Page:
NEWS | 3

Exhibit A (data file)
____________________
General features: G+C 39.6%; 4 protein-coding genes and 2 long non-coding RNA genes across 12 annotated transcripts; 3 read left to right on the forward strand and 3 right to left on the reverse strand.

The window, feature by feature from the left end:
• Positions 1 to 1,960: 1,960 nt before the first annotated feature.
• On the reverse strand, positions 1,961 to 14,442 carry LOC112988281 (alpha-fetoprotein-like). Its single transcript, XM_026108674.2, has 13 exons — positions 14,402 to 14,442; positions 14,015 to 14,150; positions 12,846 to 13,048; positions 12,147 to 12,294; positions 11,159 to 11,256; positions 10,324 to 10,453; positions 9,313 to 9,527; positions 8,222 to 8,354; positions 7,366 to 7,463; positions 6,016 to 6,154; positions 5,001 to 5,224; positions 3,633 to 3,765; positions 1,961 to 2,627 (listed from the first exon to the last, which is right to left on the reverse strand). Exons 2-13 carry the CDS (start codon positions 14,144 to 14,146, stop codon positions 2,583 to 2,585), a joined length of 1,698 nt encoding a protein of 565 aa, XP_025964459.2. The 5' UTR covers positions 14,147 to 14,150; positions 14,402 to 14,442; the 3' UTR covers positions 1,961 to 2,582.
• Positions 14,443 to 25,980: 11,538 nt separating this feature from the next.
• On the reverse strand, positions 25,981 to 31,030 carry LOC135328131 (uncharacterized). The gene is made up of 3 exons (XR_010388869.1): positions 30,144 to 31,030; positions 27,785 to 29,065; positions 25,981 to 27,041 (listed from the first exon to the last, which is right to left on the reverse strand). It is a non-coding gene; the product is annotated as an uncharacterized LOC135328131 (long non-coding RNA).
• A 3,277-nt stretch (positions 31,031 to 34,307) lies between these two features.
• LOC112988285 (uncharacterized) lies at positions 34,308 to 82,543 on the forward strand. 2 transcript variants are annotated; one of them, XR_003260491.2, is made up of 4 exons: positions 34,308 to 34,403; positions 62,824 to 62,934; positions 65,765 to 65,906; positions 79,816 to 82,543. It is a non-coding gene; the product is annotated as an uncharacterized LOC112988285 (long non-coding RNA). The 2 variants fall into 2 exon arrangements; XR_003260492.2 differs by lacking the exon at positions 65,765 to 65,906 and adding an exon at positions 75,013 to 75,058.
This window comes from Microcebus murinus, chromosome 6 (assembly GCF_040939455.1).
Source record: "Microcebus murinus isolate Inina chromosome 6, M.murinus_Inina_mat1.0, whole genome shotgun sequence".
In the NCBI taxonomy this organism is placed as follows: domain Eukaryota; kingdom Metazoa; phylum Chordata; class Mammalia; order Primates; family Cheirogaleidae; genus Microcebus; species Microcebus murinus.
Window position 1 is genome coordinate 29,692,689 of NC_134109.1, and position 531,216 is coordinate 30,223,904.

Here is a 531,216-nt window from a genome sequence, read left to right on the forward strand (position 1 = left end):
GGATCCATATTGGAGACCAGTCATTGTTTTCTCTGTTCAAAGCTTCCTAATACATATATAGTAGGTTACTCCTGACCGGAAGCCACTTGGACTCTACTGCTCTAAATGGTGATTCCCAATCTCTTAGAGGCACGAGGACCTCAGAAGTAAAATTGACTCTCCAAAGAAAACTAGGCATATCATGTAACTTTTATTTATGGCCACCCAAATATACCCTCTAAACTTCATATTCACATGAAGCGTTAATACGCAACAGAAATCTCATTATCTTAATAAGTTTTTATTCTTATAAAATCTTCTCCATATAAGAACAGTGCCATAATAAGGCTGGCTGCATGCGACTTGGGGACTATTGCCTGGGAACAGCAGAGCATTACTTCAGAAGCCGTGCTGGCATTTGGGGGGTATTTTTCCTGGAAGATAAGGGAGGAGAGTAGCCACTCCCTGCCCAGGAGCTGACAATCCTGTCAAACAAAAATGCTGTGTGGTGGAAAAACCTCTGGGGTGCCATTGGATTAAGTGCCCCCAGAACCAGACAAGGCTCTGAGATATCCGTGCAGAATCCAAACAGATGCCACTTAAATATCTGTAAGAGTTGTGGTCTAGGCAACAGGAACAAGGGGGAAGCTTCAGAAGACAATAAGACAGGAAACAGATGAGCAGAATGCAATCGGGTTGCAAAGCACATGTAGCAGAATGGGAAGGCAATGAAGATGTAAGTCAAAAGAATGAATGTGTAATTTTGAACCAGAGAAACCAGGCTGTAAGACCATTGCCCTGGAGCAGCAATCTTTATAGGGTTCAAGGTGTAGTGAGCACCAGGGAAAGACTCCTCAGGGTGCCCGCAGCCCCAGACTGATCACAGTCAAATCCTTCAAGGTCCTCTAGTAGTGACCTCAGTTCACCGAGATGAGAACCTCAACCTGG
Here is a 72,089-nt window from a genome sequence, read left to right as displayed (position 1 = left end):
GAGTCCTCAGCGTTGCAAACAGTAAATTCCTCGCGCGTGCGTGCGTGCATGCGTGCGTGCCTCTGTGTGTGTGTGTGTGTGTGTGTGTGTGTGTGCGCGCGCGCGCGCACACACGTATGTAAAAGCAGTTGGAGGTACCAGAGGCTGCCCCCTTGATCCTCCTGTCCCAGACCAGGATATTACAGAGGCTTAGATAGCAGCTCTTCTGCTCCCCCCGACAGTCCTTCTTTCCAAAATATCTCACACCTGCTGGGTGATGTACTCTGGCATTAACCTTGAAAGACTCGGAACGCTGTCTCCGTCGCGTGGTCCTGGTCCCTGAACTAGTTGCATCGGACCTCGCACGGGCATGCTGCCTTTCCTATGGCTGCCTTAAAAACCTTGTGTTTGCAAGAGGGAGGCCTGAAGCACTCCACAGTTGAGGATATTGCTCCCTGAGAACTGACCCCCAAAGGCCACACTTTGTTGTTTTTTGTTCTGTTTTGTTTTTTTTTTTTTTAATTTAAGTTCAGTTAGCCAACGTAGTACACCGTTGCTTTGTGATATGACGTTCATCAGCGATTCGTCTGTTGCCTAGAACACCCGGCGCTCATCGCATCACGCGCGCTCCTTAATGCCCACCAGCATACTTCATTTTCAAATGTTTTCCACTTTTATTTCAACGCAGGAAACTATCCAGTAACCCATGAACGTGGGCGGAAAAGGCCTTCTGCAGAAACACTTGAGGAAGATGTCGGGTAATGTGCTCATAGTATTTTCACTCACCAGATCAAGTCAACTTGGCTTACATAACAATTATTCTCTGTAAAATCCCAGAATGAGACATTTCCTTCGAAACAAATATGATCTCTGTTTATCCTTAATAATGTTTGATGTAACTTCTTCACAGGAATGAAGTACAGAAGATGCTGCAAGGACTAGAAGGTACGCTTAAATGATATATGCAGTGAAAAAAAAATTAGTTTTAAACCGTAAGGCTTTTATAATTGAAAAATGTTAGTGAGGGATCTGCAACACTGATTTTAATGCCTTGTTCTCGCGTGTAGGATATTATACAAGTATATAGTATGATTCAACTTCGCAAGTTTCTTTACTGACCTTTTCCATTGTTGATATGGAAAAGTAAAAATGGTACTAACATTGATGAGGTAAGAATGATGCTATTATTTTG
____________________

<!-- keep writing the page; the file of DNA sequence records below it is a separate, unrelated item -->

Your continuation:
the Super Bowl,” Mike Johnson, vice president of the Inner Circle, said just before the forecast was read, drawing cheers from the clearly partisan crowd gathered on Gobbler’s Knob, a tiny hill in this borough of about 6,100 residents, some 65 miles northeast of Pittsburgh. The Groundhog Day celebration is rooted in a German superstition that says if a hibernating animal casts a shadow on Feb. 2, the Christian holiday of Candlemas, winter will last another six weeks. If no shadow was seen, legend said spring would come early. In reality, Pennsylvania’s prophetic rodent doesn’t see much of anything. The result is actually decided in advance by 14 members of the Inner Circle, who don tuxedos and top hats for the event. The celebration usually draws 10,000 to 15,000 spectators when it falls on a weekday, Groundhog Club spokesman Luke Webber said. The area was under a winter weather warning and while heavier snows and sleet never materialized, rain falling in about 35-degree temperatures made for a below-average crowd, said Webber, who offered no specific estimate.